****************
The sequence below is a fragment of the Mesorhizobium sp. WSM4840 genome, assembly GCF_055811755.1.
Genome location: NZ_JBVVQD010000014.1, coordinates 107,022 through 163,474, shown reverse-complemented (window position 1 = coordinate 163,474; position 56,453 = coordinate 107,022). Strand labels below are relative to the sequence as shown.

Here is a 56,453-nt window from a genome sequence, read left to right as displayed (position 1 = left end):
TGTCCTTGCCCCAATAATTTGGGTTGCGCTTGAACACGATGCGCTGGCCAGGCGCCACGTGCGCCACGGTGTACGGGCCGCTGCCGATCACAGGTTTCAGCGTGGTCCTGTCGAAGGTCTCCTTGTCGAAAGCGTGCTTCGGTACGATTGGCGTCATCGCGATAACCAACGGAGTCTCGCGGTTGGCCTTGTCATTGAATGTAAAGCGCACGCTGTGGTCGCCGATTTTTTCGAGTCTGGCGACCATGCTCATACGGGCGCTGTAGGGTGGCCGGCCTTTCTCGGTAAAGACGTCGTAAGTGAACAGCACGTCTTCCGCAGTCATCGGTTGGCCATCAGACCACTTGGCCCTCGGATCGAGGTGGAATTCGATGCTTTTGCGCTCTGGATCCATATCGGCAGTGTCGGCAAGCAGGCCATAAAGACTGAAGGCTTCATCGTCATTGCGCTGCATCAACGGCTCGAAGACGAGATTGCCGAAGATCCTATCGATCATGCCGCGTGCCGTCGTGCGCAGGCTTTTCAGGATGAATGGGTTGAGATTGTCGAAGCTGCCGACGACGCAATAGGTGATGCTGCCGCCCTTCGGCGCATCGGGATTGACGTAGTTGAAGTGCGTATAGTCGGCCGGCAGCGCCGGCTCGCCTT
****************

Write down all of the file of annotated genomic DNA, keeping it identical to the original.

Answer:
The sequence below is a fragment of the Mesorhizobium sp. WSM4840 genome, assembly GCF_055811755.1.
Genome location: NZ_JBVVQD010000014.1, coordinates 107,022 through 163,474, shown reverse-complemented (window position 1 = coordinate 163,474; position 56,453 = coordinate 107,022). Strand labels below are relative to the sequence as shown.

Here is a 56,453-nt window from a genome sequence, read left to right as displayed (position 1 = left end):
TGTCCTTGCCCCAATAATTTGGGTTGCGCTTGAACACGATGCGCTGGCCAGGCGCCACGTGCGCCACGGTGTACGGGCCGCTGCCGATCACAGGTTTCAGCGTGGTCCTGTCGAAGGTCTCCTTGTCGAAAGCGTGCTTCGGTACGATTGGCGTCATCGCGATAACCAACGGAGTCTCGCGGTTGGCCTTGTCATTGAATGTAAAGCGCACGCTGTGGTCGCCGATTTTTTCGAGTCTGGCGACCATGCTCATACGGGCGCTGTAGGGTGGCCGGCCTTTCTCGGTAAAGACGTCGTAAGTGAACAGCACGTCTTCCGCAGTCATCGGTTGGCCATCAGACCACTTGGCCCTCGGATCGAGGTGGAATTCGATGCTTTTGCGCTCTGGATCCATATCGGCAGTGTCGGCAAGCAGGCCATAAAGACTGAAGGCTTCATCGTCATTGCGCTGCATCAACGGCTCGAAGACGAGATTGCCGAAGATCCTATCGATCATGCCGCGTGCCGTCGTGCGCAGGCTTTTCAGGATGAATGGGTTGAGATTGTCGAAGCTGCCGACGACGCAATAGGTGATGCTGCCGCCCTTCGGCGCATCGGGATTGACGTAGTTGAAGTGCGTATAGTCGGCCGGCAGCGCCGGCTCGCCTT